CID approach

FutoIn CID mimics what real human would do to start working on or for deploying some arbitrary project.

How it is done with README

Going back in the past, Developers and SysAdmins used to follow README or similar step-by-step environment preparation and application installation guides.

All such guidelines have quite common parts:

  1. Setup tools.
  2. Checkout from VCS or download & unpack binary artifact.
  3. (Optional) Run tools to install dependencies and build the project.
  4. Project-specific configuration steps.
  5. Setup system services to execute the project.
  6. (Optional) Setup of web server.

It was quite time consuming and error-prone. Infrastructure provisioning required custom coding for each case. Nowadays, containers mostly hide the problem of manual setup at cost of infrastructure complexity and some disadvantages like significantly increased network usage on image rebuild, lack of live-reload by design or still requirement for manual setup of host environment for development tools.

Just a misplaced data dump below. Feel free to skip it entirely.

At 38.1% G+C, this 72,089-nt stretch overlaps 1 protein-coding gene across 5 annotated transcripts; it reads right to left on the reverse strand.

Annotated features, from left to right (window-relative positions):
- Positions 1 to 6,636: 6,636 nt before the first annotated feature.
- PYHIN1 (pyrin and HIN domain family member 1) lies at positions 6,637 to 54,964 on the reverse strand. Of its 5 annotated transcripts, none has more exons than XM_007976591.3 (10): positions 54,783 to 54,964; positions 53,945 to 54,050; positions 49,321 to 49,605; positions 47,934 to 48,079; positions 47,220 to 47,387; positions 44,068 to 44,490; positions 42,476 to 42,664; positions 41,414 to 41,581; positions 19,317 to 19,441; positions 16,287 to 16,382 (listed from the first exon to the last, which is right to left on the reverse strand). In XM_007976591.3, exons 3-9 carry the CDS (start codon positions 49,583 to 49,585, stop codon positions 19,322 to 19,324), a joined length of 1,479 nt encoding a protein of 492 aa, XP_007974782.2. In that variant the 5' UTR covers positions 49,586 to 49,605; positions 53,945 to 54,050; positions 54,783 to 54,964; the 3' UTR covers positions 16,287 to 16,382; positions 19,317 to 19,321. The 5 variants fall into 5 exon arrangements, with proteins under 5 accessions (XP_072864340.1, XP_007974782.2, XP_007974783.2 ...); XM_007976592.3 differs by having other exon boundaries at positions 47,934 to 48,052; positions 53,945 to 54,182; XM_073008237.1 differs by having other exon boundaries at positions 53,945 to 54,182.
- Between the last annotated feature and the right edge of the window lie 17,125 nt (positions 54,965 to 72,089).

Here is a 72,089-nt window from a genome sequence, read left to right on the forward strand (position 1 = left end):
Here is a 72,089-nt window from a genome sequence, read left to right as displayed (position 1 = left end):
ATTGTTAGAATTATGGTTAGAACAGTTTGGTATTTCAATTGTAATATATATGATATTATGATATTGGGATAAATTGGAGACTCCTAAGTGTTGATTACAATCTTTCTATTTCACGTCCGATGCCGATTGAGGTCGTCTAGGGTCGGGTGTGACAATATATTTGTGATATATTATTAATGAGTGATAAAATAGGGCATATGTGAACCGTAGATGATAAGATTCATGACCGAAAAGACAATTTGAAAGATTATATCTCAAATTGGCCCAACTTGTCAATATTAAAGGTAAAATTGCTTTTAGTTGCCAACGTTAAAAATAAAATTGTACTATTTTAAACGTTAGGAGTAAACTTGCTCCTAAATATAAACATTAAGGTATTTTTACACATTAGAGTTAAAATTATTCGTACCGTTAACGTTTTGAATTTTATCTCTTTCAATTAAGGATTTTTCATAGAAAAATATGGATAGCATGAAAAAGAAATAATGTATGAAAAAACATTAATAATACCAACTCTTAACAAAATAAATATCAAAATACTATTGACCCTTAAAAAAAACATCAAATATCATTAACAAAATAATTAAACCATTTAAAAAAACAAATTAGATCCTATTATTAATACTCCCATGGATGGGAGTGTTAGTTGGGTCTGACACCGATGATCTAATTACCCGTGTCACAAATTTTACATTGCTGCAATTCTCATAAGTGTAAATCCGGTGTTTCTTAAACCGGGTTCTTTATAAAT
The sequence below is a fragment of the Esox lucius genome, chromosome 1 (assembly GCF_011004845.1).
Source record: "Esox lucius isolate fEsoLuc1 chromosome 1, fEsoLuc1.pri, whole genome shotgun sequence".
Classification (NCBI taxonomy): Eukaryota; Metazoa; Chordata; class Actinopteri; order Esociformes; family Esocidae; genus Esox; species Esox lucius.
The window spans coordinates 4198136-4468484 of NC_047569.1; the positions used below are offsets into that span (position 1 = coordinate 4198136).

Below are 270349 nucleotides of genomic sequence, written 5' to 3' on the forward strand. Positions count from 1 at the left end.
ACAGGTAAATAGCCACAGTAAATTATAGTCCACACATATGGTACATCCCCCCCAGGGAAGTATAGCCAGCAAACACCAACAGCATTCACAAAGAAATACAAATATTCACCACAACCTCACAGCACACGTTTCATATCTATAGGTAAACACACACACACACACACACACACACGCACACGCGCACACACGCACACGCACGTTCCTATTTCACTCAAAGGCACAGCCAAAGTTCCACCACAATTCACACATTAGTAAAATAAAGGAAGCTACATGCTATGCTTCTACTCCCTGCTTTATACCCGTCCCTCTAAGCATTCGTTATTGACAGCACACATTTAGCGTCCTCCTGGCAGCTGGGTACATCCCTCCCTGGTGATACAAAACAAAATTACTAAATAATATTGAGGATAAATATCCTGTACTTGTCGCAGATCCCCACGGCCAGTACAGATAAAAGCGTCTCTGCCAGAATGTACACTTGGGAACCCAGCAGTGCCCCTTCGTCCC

CID goes this route, if there is tool and action configuration in futoin.json.

How it is done without README

Many projects lack proper in-depth README. Engineers have to analyze source code or package to understand what technology is used and what are common technology-specific steps to get the project up and running.

CID does exactly the same: unless there is a complete tool configuration in optional futoin.json file, FutoIn CID tries to auto-detect tools based on well-known files. For example, Git would be detected based on .git folder, npm would be detected based on package.json, Composer would be detected based on composer.json and so on. Based on build tools, it’s possible to deduce what kind of runtime environment has to be used.

Complex real-world scenario requires some hints and CID supports them through deployment configuration overrides. To be discussed in other sections.